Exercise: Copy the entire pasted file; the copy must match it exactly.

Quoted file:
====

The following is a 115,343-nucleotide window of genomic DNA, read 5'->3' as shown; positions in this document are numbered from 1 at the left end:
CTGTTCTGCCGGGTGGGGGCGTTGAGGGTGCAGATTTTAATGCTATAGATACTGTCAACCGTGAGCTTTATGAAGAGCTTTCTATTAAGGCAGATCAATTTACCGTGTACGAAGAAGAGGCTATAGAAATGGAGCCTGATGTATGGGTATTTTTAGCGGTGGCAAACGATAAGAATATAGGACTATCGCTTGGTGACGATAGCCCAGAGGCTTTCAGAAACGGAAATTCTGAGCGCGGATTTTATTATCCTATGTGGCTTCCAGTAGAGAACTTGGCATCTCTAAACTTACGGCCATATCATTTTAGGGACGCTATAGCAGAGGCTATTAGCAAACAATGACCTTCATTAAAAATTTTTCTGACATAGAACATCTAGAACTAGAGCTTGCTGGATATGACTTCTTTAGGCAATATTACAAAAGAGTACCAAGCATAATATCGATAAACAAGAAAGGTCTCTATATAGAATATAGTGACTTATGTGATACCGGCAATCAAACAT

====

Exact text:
The following is a 115,343-nucleotide window of genomic DNA, read 5'->3' as shown; positions in this document are numbered from 1 at the left end:
CTGTTCTGCCGGGTGGGGGCGTTGAGGGTGCAGATTTTAATGCTATAGATACTGTCAACCGTGAGCTTTATGAAGAGCTTTCTATTAAGGCAGATCAATTTACCGTGTACGAAGAAGAGGCTATAGAAATGGAGCCTGATGTATGGGTATTTTTAGCGGTGGCAAACGATAAGAATATAGGACTATCGCTTGGTGACGATAGCCCAGAGGCTTTCAGAAACGGAAATTCTGAGCGCGGATTTTATTATCCTATGTGGCTTCCAGTAGAGAACTTGGCATCTCTAAACTTACGGCCATATCATTTTAGGGACGCTATAGCAGAGGCTATTAGCAAACAATGACCTTCATTAAAAATTTTTCTGACATAGAACATCTAGAACTAGAGCTTGCTGGATATGACTTCTTTAGGCAATATTACAAAAGAGTACCAAGCATAATATCGATAAACAAGAAAGGTCTCTATATAGAATATAGTGACTTATGTGATACCGGCAATCAAACAT